We followed our visit with lunch at The Lytham Kitchen down the street, which was so good. I also heard reports of nearby Storytellers, Inc., which specializes in books for children. We will definitely check it out on our next visit!

IMG_1218The London Review Bookshop, London: I love the LRB Shop! After a week of looking for Samantha Harvey’s Dear Thief all over England, I finally found a copy here. And so many other wonderful books to choose from. Lots of important nonfiction, and books in translation, and best of all? My husband and children were in the adjoining cake shop enjoying themselves while I browsed. Has anything ever been more perfect?

lrb

IMG_1220

IMG_1224Downstairs, the shelves stretched high, and Harriet and Iris sought out the books that were just for them (which were placed amongst the books for grown-up readers in a way that accorded the children great dignity, I thought). We weren’t actually planning to buy the children books, but we never are, and then we couldn’t help ourselves. Harriet got the fabulous and fun book/game, What’s Inside?and we also got My Pet Book by Bob Staake, who illustrated Cars Galore, a book we all love. The London Review Bookshop was the perfect way to start our bookish London Day, and I didn’t mind having to to cart around my new LRB book bag (heavy already) for its entirety.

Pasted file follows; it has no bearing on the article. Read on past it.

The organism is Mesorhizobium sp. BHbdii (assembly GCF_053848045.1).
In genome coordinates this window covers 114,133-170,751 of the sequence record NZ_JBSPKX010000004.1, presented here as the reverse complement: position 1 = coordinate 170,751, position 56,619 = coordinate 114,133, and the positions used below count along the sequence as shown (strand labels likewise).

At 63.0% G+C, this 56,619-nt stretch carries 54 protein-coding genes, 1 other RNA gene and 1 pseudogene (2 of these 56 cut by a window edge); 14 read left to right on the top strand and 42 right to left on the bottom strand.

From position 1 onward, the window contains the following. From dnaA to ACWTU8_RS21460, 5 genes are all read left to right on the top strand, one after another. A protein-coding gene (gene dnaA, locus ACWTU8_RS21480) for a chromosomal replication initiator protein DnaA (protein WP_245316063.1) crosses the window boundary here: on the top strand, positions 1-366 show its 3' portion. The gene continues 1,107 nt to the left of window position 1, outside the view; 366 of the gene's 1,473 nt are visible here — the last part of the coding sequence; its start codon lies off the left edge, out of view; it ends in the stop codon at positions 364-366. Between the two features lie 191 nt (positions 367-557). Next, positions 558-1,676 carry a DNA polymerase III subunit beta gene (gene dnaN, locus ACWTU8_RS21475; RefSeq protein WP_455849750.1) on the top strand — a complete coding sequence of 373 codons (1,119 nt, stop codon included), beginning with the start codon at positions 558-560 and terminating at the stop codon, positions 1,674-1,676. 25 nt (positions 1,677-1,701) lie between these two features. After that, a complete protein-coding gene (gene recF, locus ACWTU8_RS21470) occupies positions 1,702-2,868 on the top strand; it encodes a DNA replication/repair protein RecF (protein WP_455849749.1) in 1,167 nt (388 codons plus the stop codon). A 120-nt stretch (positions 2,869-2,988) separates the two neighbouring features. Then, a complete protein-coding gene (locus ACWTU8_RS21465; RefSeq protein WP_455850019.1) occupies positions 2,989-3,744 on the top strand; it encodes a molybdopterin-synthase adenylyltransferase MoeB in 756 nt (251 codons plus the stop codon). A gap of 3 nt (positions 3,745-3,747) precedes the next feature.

IMG_1259And then finally, Persephone Books, London: Everyone who knows Persephone Books responded to our plans with visit there with a gasp and a frisson of excitement. Persephone is a press with a shop devoted to selling their own books, gorgeous reissues of 20th century books by women (and not just women anymore). All the books are uniform blue, distinguished inside by stunning endpapers whose prints are specially selected (and which also appear of a variety of textiles for same throughout the store—and what I wouldn’t do for a Persephone throw cushion, but alas).